A determinant operation can only be performed on a square (n×n) matrix.

## Determinants

$$\normalsize A= \begin{bmatrix} a_{11} & a_{12}\\ a_{21} & a_{22} \end{bmatrix}$$

$$|A|=\begin{vmatrix} a_{11} & a_{12}\\ a_{21} & a_{22} \end{vmatrix}$$

If $$A$$ is a $$2\times 2$$ matrix, then the determinant is defined as:
$$|A|=a_{11}a_{22}-a_{21}a_{12}$$
where the result is a scalar.

For any $$n\times n$$ matrix where $$n\ge 3$$, let $$A=(a_{ij})$$ be the $$n\times n$$ matrix and $$a_{kp}$$ be an arbitrary entry in that matrix.

1. The minor of $$a_{kp}$$ is the determinant of the matrix remaining after deleting row $$k$$ and column $$p$$ of matrix $$A$$, and is denoted as $$MIN(a_{kp})$$.
2. The cofactor of $$a_{kp}$$ is the number $$(-1)^{k+p}MIN(a_{kp})$$, and is denoted as $$COF(a_{kp})$$.

The determinant of an $$n\times n$$ matrix $$A=(a_{ij})$$ is the number:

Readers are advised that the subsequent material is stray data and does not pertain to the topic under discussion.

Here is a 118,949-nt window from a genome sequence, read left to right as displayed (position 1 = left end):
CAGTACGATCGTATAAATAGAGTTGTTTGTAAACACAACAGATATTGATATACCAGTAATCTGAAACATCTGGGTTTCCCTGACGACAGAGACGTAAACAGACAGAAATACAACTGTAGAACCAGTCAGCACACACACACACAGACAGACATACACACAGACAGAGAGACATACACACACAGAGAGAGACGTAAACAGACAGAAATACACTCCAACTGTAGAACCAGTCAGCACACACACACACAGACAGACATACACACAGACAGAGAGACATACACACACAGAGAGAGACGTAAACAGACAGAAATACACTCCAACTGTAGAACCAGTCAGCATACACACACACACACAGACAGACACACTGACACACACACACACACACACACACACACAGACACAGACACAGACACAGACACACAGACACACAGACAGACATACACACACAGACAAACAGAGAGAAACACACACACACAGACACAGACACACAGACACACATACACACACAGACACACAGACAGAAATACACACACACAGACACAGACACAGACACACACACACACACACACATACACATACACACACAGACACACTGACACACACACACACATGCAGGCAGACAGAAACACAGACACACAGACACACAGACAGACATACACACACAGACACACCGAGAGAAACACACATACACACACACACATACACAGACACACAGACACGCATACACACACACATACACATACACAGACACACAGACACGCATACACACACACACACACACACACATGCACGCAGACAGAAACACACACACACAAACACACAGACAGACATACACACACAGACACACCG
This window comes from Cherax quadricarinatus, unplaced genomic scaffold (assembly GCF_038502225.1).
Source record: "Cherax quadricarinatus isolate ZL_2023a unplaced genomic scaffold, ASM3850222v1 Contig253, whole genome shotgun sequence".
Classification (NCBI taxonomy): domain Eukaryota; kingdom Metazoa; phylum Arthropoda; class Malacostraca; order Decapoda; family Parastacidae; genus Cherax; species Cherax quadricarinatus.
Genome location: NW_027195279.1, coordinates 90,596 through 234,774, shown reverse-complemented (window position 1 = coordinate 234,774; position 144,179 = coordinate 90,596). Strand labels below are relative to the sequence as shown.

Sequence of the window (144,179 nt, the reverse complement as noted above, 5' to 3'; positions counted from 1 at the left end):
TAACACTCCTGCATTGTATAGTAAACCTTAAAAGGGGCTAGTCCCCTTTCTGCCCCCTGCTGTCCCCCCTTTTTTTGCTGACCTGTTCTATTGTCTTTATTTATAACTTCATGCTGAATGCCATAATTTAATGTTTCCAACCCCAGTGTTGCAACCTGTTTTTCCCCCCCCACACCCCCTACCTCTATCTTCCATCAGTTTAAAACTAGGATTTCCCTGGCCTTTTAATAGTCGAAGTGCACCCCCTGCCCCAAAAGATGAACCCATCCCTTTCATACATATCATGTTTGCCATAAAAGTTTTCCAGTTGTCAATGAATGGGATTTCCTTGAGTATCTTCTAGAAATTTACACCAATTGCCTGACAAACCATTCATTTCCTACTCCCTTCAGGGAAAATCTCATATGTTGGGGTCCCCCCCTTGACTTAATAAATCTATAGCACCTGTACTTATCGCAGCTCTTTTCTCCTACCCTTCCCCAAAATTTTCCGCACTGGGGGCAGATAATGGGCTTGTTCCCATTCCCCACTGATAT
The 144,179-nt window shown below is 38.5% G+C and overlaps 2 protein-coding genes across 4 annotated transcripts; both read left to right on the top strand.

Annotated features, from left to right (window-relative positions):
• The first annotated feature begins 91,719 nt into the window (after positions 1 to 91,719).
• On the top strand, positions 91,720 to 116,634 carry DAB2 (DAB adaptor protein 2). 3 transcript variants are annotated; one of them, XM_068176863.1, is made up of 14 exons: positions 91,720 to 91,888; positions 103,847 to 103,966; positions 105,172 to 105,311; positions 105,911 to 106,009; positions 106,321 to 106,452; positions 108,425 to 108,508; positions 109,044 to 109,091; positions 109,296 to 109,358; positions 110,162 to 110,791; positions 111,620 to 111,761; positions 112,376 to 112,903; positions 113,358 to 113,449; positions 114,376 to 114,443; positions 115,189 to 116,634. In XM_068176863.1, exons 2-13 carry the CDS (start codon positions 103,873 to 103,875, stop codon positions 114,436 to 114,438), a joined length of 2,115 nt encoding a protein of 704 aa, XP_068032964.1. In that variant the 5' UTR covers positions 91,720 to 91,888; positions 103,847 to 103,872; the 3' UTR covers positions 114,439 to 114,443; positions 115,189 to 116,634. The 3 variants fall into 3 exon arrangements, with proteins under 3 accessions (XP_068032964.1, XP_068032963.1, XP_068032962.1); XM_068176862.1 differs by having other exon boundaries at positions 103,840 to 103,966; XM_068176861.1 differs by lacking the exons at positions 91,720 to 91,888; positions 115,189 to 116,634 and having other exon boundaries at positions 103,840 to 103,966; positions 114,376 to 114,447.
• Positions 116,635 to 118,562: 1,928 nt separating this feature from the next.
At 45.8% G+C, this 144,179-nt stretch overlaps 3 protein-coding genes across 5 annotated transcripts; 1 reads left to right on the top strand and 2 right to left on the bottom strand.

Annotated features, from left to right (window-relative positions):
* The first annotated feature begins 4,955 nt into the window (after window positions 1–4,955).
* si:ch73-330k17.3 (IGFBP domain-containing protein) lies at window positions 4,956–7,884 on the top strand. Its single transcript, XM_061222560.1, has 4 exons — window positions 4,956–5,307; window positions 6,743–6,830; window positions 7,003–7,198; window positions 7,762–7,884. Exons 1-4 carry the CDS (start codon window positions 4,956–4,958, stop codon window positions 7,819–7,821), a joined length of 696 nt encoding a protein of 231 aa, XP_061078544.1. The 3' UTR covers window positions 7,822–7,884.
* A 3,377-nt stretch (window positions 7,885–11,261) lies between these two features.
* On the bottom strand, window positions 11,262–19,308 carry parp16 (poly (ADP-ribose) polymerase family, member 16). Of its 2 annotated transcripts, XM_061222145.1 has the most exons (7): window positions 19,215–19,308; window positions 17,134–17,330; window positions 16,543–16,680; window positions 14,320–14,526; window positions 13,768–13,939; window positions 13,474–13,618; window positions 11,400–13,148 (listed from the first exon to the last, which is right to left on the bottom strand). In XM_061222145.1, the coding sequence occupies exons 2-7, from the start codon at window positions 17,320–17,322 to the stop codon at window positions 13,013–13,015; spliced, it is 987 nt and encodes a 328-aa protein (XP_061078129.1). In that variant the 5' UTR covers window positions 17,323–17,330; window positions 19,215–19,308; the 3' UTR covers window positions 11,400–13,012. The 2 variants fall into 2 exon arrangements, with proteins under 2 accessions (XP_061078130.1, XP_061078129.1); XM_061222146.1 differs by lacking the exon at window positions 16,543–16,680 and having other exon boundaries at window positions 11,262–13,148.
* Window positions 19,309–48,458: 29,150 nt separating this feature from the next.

$$a_{11}COF(a_{11})+a_{21}COF(a_{21})+$$...$$+a_{n1}COF(a_{n1})$$.

For example, the determinant of a $$3\times 3$$ matrix is:

$$|A|=\begin{vmatrix} a_{11} & a_{12} & a_{13}\\ a_{21} & a_{22} & a_{23}\\ a_{31} & a_{32} & a_{33} \end{vmatrix}=$$ $$a_{11}\times\begin{vmatrix} a_{22} & a_{23}\\ a_{32} & a_{33} \end{vmatrix}$$ $$-a_{12}\times\begin{vmatrix} a_{21} & a_{23}\\ a_{31} & a_{33} \end{vmatrix}$$ $$+a_{13}\times\begin{vmatrix} a_{21} & a_{22}\\ a_{31} & a_{32} \end{vmatrix}$$

$$=a_{11}\times(a_{22}a_{33}-a_{23}a_{32})$$ $$-a_{12}\times(a_{21}a_{33}-a_{23}a_{31})$$ $$+a_{13}\times(a_{21}a_{32}-a_{22}a_{31})$$

#### Notes:

1. Generally, the cofactors from the first column are used, but the cofactors from any row or column can be used with the same results.
2. Interchanging any two rows or columns of the matrix does not alter the value of the determinant, but does change its sign.
3. Any matrix with either a row or column of all zeros has a determinant of zero.
4. Any matrix with any two rows or columns with equal or proportional values has a determinant of zero.

The following algebraic properties are true in general:
$$|AB|=|A||B|$$
$$|AB|=|BA|$$

Also, if $$T$$ is the transpose of $$A$$, then:
$$|A|=|T|$$